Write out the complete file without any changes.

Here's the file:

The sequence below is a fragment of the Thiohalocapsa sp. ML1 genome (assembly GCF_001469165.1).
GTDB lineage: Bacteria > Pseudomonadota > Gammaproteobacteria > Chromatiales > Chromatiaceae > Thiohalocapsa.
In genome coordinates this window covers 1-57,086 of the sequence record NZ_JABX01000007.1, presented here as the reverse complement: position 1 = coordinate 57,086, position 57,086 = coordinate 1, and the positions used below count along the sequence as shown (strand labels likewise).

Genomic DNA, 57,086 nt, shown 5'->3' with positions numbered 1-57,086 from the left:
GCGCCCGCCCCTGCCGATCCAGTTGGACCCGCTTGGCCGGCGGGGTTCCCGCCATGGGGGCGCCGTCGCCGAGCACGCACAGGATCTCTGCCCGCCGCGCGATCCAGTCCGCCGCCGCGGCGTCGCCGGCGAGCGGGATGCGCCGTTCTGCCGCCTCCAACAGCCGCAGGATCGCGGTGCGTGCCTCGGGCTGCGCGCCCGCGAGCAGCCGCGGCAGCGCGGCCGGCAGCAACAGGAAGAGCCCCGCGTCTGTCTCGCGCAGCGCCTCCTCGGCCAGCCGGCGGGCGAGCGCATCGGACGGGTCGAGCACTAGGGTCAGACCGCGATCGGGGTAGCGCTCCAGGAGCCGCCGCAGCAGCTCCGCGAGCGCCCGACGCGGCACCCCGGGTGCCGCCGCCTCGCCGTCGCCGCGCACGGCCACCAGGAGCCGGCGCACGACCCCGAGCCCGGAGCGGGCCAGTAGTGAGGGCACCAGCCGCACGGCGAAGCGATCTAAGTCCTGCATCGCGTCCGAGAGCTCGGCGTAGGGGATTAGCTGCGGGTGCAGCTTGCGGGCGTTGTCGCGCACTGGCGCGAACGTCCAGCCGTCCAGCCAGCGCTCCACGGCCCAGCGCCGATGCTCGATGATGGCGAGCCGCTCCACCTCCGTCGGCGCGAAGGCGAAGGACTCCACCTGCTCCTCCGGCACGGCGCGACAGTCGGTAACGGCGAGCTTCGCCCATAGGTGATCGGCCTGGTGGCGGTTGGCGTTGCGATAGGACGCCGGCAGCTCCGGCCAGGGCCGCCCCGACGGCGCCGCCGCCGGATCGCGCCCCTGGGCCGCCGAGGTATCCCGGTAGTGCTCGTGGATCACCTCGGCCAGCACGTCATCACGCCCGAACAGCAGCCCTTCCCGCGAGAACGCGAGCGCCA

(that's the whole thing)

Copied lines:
The sequence below is a fragment of the Thiohalocapsa sp. ML1 genome (assembly GCF_001469165.1).
GTDB lineage: Bacteria > Pseudomonadota > Gammaproteobacteria > Chromatiales > Chromatiaceae > Thiohalocapsa.
In genome coordinates this window covers 1-57,086 of the sequence record NZ_JABX01000007.1, presented here as the reverse complement: position 1 = coordinate 57,086, position 57,086 = coordinate 1, and the positions used below count along the sequence as shown (strand labels likewise).

Genomic DNA, 57,086 nt, shown 5'->3' with positions numbered 1-57,086 from the left:
GCGCCCGCCCCTGCCGATCCAGTTGGACCCGCTTGGCCGGCGGGGTTCCCGCCATGGGGGCGCCGTCGCCGAGCACGCACAGGATCTCTGCCCGCCGCGCGATCCAGTCCGCCGCCGCGGCGTCGCCGGCGAGCGGGATGCGCCGTTCTGCCGCCTCCAACAGCCGCAGGATCGCGGTGCGTGCCTCGGGCTGCGCGCCCGCGAGCAGCCGCGGCAGCGCGGCCGGCAGCAACAGGAAGAGCCCCGCGTCTGTCTCGCGCAGCGCCTCCTCGGCCAGCCGGCGGGCGAGCGCATCGGACGGGTCGAGCACTAGGGTCAGACCGCGATCGGGGTAGCGCTCCAGGAGCCGCCGCAGCAGCTCCGCGAGCGCCCGACGCGGCACCCCGGGTGCCGCCGCCTCGCCGTCGCCGCGCACGGCCACCAGGAGCCGGCGCACGACCCCGAGCCCGGAGCGGGCCAGTAGTGAGGGCACCAGCCGCACGGCGAAGCGATCTAAGTCCTGCATCGCGTCCGAGAGCTCGGCGTAGGGGATTAGCTGCGGGTGCAGCTTGCGGGCGTTGTCGCGCACTGGCGCGAACGTCCAGCCGTCCAGCCAGCGCTCCACGGCCCAGCGCCGATGCTCGATGATGGCGAGCCGCTCCACCTCCGTCGGCGCGAAGGCGAAGGACTCCACCTGCTCCTCCGGCACGGCGCGACAGTCGGTAACGGCGAGCTTCGCCCATAGGTGATCGGCCTGGTGGCGGTTGGCGTTGCGATAGGACGCCGGCAGCTCCGGCCAGGGCCGCCCCGACGGCGCCGCCGCCGGATCGCGCCCCTGGGCCGCCGAGGTATCCCGGTAGTGCTCGTGGATCACCTCGGCCAGCACGTCATCACGCCCGAACAGCAGCCCTTCCCGCGAGAACGCGAGCGCCA